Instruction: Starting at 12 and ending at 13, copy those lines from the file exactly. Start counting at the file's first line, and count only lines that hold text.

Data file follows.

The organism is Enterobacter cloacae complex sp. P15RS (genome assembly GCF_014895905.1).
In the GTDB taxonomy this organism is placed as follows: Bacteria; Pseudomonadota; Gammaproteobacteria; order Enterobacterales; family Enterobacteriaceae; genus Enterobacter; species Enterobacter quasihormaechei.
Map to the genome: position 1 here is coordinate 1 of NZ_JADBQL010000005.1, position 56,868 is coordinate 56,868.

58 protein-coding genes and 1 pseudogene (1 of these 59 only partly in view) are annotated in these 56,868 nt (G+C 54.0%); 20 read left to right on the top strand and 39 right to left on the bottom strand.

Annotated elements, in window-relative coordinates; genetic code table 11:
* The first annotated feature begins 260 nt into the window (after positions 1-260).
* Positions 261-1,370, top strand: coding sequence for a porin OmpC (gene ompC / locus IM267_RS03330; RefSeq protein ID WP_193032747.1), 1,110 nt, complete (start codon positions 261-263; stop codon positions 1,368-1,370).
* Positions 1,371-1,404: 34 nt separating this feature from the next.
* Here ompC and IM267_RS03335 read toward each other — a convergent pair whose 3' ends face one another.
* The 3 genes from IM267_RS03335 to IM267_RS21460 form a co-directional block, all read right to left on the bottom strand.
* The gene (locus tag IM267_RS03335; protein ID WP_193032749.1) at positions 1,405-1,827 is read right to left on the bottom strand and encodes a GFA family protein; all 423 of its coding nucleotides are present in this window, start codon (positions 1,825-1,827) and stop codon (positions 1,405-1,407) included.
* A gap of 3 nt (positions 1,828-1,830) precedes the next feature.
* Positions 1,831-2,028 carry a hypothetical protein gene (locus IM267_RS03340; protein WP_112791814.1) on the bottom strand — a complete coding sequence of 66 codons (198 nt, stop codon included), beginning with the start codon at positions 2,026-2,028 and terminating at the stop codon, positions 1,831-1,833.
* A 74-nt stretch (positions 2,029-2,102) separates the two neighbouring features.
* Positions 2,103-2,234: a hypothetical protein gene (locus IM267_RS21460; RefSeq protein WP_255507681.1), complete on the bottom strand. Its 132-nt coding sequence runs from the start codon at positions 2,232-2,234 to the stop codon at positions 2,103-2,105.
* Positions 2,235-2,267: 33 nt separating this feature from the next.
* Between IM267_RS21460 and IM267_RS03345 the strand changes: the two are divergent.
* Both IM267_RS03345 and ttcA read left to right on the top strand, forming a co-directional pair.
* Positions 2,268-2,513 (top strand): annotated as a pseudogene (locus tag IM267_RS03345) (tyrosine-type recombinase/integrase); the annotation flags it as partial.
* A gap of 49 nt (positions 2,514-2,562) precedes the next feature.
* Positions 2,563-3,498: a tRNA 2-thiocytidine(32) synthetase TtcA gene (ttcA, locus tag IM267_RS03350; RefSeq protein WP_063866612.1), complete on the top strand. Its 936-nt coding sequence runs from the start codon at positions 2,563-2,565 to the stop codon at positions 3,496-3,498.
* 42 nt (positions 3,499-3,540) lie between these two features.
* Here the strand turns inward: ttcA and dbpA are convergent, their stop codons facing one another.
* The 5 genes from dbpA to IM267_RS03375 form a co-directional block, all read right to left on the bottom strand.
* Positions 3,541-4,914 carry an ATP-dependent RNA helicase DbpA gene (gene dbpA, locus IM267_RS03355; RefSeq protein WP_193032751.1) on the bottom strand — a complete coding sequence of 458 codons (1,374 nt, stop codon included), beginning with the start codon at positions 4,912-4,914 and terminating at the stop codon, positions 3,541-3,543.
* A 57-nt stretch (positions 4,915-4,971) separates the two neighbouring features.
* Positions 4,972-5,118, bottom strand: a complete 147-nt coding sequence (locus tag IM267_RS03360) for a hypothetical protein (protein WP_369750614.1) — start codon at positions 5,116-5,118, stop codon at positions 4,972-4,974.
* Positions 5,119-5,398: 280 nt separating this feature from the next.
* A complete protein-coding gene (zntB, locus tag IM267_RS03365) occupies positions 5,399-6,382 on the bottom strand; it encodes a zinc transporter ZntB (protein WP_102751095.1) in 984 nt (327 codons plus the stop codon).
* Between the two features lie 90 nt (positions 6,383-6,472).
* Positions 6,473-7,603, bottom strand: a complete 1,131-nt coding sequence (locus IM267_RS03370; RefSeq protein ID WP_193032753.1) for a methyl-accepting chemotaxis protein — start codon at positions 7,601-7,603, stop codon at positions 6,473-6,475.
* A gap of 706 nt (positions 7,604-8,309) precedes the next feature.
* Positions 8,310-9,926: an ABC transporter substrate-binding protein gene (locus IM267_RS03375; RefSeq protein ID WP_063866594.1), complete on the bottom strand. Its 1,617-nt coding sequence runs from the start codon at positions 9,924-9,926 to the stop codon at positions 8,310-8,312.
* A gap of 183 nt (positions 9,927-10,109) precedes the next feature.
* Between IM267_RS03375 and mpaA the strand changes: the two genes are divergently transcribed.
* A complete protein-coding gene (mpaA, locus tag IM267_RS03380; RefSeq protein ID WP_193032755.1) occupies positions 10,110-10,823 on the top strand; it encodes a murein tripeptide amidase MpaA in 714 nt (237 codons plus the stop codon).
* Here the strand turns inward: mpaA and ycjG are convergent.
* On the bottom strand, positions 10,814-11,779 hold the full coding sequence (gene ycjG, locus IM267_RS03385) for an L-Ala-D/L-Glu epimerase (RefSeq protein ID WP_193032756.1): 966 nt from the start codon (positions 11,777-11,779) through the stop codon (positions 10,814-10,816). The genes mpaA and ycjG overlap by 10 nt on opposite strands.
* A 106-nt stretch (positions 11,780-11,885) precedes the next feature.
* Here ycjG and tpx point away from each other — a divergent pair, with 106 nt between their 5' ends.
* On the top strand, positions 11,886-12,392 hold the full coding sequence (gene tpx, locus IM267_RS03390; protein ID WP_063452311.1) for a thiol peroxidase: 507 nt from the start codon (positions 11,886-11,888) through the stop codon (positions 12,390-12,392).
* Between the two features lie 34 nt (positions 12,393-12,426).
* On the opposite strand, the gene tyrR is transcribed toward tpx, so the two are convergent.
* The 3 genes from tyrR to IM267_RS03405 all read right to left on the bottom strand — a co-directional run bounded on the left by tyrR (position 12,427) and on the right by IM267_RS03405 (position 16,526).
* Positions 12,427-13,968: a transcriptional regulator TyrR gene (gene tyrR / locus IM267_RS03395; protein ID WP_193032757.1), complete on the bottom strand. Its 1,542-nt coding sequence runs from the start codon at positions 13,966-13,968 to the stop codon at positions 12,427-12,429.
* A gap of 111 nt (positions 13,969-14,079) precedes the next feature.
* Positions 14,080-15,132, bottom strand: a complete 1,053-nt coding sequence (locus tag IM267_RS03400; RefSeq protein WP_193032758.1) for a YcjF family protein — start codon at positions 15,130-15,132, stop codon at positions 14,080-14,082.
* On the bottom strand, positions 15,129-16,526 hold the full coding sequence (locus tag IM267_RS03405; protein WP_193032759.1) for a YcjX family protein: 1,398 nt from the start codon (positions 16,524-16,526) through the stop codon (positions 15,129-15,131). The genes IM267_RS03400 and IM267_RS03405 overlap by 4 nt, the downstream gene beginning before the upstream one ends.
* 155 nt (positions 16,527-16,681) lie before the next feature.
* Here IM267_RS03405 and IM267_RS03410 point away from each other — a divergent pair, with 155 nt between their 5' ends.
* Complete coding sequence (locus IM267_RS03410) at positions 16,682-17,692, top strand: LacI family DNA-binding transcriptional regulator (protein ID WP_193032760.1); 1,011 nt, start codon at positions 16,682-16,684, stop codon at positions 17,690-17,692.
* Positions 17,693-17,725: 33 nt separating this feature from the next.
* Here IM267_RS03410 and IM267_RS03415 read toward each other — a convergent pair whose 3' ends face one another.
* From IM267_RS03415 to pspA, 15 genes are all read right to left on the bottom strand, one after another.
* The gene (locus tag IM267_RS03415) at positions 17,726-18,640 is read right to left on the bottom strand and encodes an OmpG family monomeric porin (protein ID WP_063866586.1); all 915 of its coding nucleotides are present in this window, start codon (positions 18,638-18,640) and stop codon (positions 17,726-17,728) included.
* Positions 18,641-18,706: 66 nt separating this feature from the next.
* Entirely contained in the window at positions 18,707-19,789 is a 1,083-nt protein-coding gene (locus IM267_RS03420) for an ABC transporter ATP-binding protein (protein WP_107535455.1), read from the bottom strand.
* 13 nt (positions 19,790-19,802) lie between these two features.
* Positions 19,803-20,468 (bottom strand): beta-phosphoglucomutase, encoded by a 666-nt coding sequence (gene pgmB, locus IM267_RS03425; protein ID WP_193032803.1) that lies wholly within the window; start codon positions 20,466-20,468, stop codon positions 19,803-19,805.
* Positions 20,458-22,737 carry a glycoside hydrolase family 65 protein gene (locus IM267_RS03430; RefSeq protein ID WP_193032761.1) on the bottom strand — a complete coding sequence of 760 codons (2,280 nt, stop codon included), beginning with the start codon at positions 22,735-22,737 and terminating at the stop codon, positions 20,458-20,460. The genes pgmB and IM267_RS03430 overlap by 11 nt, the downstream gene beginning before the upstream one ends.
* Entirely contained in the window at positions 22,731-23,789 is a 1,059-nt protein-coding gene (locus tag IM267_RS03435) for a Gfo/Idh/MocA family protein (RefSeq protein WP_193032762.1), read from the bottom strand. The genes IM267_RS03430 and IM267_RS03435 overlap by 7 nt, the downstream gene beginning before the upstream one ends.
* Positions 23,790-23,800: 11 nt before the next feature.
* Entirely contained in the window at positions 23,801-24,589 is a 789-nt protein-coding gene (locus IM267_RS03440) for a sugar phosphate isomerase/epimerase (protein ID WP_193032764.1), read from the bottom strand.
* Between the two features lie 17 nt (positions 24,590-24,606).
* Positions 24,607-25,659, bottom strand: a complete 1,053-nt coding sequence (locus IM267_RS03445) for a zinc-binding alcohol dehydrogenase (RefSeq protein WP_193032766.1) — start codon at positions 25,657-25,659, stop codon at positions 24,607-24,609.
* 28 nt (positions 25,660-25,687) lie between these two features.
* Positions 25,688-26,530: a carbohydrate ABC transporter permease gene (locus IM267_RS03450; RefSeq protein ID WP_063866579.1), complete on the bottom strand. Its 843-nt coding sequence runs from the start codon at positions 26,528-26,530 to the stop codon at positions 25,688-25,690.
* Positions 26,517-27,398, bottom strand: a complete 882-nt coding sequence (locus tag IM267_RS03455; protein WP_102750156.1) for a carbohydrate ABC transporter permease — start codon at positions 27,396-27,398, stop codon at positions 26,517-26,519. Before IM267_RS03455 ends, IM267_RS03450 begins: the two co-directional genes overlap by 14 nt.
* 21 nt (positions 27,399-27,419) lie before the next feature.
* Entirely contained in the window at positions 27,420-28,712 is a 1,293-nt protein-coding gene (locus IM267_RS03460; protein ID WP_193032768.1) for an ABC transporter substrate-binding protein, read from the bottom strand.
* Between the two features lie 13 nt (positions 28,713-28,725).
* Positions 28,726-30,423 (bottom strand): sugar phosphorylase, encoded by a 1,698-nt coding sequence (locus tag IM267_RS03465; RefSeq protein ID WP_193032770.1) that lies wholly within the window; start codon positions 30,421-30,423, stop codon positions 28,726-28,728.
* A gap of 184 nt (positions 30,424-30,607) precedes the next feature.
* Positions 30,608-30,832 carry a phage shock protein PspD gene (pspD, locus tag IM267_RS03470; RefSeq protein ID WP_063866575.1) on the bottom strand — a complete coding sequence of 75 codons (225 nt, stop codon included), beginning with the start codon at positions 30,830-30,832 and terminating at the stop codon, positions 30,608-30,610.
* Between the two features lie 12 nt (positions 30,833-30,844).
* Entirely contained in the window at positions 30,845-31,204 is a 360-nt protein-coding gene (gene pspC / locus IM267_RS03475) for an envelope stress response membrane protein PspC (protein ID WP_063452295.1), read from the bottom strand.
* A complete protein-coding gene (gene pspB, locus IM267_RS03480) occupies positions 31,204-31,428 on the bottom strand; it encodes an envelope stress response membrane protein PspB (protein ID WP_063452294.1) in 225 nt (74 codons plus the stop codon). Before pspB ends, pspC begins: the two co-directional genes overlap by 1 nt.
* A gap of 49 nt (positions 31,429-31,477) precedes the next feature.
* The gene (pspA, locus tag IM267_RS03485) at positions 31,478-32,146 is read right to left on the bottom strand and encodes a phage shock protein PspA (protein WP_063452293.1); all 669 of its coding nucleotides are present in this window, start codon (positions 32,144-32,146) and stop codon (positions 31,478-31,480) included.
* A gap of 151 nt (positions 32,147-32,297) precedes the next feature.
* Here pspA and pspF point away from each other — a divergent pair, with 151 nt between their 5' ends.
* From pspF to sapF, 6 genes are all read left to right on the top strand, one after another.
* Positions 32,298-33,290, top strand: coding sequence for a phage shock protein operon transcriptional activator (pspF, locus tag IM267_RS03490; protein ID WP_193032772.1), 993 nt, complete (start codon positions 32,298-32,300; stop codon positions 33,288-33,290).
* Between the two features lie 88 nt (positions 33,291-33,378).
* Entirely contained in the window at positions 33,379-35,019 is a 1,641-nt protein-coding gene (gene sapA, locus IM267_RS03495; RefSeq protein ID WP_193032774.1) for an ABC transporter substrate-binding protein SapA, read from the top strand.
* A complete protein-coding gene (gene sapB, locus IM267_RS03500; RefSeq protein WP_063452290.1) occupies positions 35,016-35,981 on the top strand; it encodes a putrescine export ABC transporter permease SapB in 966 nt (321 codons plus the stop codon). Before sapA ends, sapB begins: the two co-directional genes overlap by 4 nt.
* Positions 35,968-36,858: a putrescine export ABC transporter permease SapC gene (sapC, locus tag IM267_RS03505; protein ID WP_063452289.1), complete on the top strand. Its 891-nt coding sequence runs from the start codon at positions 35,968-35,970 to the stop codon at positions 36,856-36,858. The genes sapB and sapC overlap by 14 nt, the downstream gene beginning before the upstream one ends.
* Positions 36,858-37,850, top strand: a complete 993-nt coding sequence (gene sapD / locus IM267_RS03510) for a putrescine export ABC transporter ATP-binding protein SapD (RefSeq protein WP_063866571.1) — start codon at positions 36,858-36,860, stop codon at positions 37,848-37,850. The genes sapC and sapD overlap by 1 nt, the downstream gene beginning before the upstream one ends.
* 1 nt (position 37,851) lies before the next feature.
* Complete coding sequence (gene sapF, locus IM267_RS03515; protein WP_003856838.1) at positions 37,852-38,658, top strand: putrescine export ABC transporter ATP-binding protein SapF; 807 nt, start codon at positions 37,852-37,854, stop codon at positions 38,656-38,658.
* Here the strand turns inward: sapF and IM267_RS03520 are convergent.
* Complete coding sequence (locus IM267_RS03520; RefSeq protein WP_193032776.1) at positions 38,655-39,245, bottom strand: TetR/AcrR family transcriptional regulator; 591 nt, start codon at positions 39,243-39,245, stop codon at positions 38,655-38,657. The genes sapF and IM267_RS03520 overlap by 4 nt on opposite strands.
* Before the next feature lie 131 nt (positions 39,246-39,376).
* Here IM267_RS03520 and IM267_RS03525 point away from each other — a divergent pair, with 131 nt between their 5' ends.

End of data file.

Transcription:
* A gap of 3 nt (positions 1,828-1,830) precedes the next feature.
* Positions 1,831-2,028 carry a hypothetical protein gene (locus IM267_RS03340; protein WP_112791814.1) on the bottom strand — a complete coding sequence of 66 codons (198 nt, stop codon included), beginning with the start codon at positions 2,026-2,028 and terminating at the stop codon, positions 1,831-1,833.